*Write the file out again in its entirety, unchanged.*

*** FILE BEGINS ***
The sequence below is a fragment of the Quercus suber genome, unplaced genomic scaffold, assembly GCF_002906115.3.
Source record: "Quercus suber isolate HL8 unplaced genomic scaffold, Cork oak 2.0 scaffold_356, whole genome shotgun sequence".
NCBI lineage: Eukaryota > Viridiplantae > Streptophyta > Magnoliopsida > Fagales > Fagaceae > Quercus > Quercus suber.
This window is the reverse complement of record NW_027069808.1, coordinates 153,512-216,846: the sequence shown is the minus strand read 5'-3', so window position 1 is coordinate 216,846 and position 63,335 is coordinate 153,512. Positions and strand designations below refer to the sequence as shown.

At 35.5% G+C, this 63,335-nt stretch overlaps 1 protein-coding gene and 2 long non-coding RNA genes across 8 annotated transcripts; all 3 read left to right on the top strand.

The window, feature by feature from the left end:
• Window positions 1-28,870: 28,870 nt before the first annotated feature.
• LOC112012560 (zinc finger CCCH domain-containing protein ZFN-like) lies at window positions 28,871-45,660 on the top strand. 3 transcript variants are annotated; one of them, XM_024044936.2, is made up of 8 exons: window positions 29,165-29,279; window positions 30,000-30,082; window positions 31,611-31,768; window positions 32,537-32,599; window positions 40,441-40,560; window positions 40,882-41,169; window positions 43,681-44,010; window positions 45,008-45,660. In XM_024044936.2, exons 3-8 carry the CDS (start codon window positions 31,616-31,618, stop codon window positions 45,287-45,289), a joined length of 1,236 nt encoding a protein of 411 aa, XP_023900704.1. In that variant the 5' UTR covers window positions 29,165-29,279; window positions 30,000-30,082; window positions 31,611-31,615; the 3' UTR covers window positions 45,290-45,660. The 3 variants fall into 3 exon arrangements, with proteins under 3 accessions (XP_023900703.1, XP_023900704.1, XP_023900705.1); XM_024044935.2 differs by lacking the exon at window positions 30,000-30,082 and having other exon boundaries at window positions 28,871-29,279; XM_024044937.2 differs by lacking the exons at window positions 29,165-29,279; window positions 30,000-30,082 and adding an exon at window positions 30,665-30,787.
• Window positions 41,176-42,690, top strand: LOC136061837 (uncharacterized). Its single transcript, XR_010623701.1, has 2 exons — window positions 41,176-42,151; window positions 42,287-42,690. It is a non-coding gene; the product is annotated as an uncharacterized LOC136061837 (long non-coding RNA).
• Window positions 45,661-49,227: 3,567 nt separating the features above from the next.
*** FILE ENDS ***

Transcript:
The sequence below is a fragment of the Quercus suber genome, unplaced genomic scaffold, assembly GCF_002906115.3.
Source record: "Quercus suber isolate HL8 unplaced genomic scaffold, Cork oak 2.0 scaffold_356, whole genome shotgun sequence".
NCBI lineage: Eukaryota > Viridiplantae > Streptophyta > Magnoliopsida > Fagales > Fagaceae > Quercus > Quercus suber.
This window is the reverse complement of record NW_027069808.1, coordinates 153,512-216,846: the sequence shown is the minus strand read 5'-3', so window position 1 is coordinate 216,846 and position 63,335 is coordinate 153,512. Positions and strand designations below refer to the sequence as shown.

At 35.5% G+C, this 63,335-nt stretch overlaps 1 protein-coding gene and 2 long non-coding RNA genes across 8 annotated transcripts; all 3 read left to right on the top strand.

The window, feature by feature from the left end:
• Window positions 1-28,870: 28,870 nt before the first annotated feature.
• LOC112012560 (zinc finger CCCH domain-containing protein ZFN-like) lies at window positions 28,871-45,660 on the top strand. 3 transcript variants are annotated; one of them, XM_024044936.2, is made up of 8 exons: window positions 29,165-29,279; window positions 30,000-30,082; window positions 31,611-31,768; window positions 32,537-32,599; window positions 40,441-40,560; window positions 40,882-41,169; window positions 43,681-44,010; window positions 45,008-45,660. In XM_024044936.2, exons 3-8 carry the CDS (start codon window positions 31,616-31,618, stop codon window positions 45,287-45,289), a joined length of 1,236 nt encoding a protein of 411 aa, XP_023900704.1. In that variant the 5' UTR covers window positions 29,165-29,279; window positions 30,000-30,082; window positions 31,611-31,615; the 3' UTR covers window positions 45,290-45,660. The 3 variants fall into 3 exon arrangements, with proteins under 3 accessions (XP_023900703.1, XP_023900704.1, XP_023900705.1); XM_024044935.2 differs by lacking the exon at window positions 30,000-30,082 and having other exon boundaries at window positions 28,871-29,279; XM_024044937.2 differs by lacking the exons at window positions 29,165-29,279; window positions 30,000-30,082 and adding an exon at window positions 30,665-30,787.
• Window positions 41,176-42,690, top strand: LOC136061837 (uncharacterized). Its single transcript, XR_010623701.1, has 2 exons — window positions 41,176-42,151; window positions 42,287-42,690. It is a non-coding gene; the product is annotated as an uncharacterized LOC136061837 (long non-coding RNA).
• Window positions 45,661-49,227: 3,567 nt separating the features above from the next.